As a result of these and other gap closing actions, the MTA expects to carry a $15 million surplus into 2010, helping to lower that year’s forecast deficit to $250 million. Without these measures, budget gaps are expected to grow to more than $2.3 billion in 2012, potentially requiring outsized fare increases and service cuts.
“The MTA’s July Financial Plan is just the start of the discussion about our finances,” said MTA Board Chairman H. Dale Hemmerdinger. “The Board looks forward to a productive public dialogue and will be working closely with the Ravitch Commission appointed by Governor Paterson to address the MTA’s ongoing fiscal issues.”
More information on the Plan is available online at mta.info. The complete plan will be online later this week.
I will get into my thoughts on the board meeting, presentation, & future in the next entry.
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Yesterday afternoon, the MTA’s Long Island Rail Road (LIRR) division issued a press release to announce buses will replace 4 trains on the Oyster Bay branch for the first two weekends in August. Here are the complete details:
Buses will replace four trains (two eastbound and two westbound) on the MTA Long Island Rail Road’s Oyster Bay Branch on two Saturdays, August 2 and August 9, as grade crossing renewal work is done at Glen Street near the Glen Street Station. The affected trains are as follows:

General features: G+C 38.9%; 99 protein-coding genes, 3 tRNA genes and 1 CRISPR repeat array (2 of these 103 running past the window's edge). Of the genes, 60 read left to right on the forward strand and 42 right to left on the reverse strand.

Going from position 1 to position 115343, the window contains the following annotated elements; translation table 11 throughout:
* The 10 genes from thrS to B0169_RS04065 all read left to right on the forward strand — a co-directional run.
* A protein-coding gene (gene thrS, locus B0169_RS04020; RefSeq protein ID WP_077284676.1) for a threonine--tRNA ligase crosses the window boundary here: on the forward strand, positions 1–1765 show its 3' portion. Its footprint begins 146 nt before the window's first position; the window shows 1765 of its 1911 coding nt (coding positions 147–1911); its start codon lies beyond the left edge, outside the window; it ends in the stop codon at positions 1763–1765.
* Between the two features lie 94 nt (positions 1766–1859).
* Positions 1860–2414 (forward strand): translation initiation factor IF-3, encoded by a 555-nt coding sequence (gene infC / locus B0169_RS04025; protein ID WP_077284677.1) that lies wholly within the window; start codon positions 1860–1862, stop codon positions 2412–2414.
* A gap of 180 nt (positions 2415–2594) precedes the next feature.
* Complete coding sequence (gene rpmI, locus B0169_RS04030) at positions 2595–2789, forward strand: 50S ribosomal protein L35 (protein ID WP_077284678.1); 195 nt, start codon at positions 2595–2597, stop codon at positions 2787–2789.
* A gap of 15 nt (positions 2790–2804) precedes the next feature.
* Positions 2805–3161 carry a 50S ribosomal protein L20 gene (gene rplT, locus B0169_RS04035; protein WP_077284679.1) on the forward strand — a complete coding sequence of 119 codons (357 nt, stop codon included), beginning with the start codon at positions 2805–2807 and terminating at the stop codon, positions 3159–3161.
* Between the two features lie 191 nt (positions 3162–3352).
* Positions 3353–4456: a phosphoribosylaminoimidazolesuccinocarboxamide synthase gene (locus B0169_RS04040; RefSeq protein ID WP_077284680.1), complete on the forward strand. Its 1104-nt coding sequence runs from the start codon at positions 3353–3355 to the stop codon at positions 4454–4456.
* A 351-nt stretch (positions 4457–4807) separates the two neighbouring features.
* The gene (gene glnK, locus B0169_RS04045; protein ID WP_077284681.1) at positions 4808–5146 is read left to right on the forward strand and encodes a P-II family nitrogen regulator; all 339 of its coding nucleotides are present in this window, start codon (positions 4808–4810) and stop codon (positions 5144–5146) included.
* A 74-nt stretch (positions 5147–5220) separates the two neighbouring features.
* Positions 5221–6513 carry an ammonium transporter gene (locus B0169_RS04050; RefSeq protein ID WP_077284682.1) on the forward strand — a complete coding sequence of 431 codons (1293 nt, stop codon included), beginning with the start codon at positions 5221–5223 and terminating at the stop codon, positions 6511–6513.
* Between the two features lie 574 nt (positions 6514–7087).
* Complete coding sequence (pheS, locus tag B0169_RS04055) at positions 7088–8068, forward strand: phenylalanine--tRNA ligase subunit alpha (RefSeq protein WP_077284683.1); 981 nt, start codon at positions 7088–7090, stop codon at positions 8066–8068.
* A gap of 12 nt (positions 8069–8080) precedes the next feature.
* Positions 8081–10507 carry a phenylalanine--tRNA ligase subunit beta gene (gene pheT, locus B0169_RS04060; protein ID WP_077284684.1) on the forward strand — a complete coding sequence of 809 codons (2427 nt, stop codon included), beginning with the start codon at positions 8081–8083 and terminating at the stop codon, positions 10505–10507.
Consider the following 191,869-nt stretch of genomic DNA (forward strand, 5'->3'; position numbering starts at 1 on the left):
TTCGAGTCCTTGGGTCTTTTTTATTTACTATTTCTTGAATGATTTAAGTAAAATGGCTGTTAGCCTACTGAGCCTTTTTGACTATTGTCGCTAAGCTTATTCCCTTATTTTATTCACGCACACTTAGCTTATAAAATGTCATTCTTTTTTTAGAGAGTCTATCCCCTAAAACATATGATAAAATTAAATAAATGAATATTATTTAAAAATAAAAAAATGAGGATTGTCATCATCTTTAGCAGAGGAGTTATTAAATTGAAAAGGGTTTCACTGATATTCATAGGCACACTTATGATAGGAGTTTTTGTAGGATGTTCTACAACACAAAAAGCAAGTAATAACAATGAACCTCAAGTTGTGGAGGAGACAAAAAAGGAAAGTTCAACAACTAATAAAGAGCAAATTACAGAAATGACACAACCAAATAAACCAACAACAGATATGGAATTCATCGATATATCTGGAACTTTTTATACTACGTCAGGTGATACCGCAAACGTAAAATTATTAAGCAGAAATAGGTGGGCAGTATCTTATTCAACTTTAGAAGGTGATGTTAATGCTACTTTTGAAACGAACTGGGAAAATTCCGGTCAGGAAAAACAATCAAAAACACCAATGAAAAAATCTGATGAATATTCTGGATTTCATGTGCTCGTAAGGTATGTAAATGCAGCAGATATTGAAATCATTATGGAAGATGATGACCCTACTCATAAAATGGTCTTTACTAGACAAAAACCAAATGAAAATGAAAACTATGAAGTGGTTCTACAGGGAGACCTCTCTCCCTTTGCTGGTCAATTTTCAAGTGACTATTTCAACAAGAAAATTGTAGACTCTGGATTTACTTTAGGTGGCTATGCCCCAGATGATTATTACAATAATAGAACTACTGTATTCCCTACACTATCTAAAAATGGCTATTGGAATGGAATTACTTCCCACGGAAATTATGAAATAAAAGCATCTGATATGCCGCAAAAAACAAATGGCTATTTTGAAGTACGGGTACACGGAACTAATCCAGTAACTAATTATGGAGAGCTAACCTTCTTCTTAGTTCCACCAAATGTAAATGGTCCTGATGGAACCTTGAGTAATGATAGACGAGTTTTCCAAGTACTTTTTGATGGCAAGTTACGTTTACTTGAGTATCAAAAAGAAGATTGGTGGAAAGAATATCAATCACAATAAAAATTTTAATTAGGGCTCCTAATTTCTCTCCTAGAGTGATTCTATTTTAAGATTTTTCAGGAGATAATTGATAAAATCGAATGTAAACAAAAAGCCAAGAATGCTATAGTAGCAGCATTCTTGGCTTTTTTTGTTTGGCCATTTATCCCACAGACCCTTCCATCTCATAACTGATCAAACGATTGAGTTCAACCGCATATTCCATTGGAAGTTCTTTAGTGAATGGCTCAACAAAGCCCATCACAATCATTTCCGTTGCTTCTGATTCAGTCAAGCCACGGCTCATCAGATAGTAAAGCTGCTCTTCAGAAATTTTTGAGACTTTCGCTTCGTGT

Customers on the 5:38 PM and 7:38 PM trains from Jamaica will instead board Ronkonkoma trains departing Jamaica at 5:32 PM and 7:32 PM and then transfer to buses at Mineola to complete their trips to stations East Williston through Oyster Bay. Customers should anticipate increased travel time of up to 15 minutes.
WestboundCustomers on the 4:51 PM and 9:51 PM trains from Oyster Bay will instead board buses at their stations through East Williston and transfer to trains at Mineola to complete their trips. The buses will depart approximately 13 minutes later than regularly scheduled trains. Customers should anticipate increased travel time of up to 25 minutes.
Customers should pick up a copy of the special August 2 and August 9 Oyster Bay Branch timetable at their stations or at all LIRR terminals. Customers can also receive train information 24-hours a day from the LIRR’s Travel Information Center, in Nassau County at 516-822-LIRR, in Suffolk County at 631-231-LIRR or in New York City at 718-217-LIRR. The Travel Information Center’s TDD telephone number for the hearing impaired is 781-558-3022. Customers can also consult the LIRR’s web site at www.mta.info.
xoxo Transit BloggerYou might enjoy reading these related entries:
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Could this 4 train be bypassing the upcoming 176th Street station in the future? Resized photo courtesy of Eye On Transit
As we all know by now, the 4 train has the unwanted title of being the line with the worst on-time performance over the last year ending in May. The MTA wants to rectify this as soon as possible & one of the ideas being mulled is the implementation of skip-stop service. Before I share my thoughts on this, here is the story from Marlene Naanes (with contributions by Simone Herbin) of AMNY:
Overcrowded subway trains would skip certain stations during rush hour under a plan New York City Transit is considering to speed up lagging service.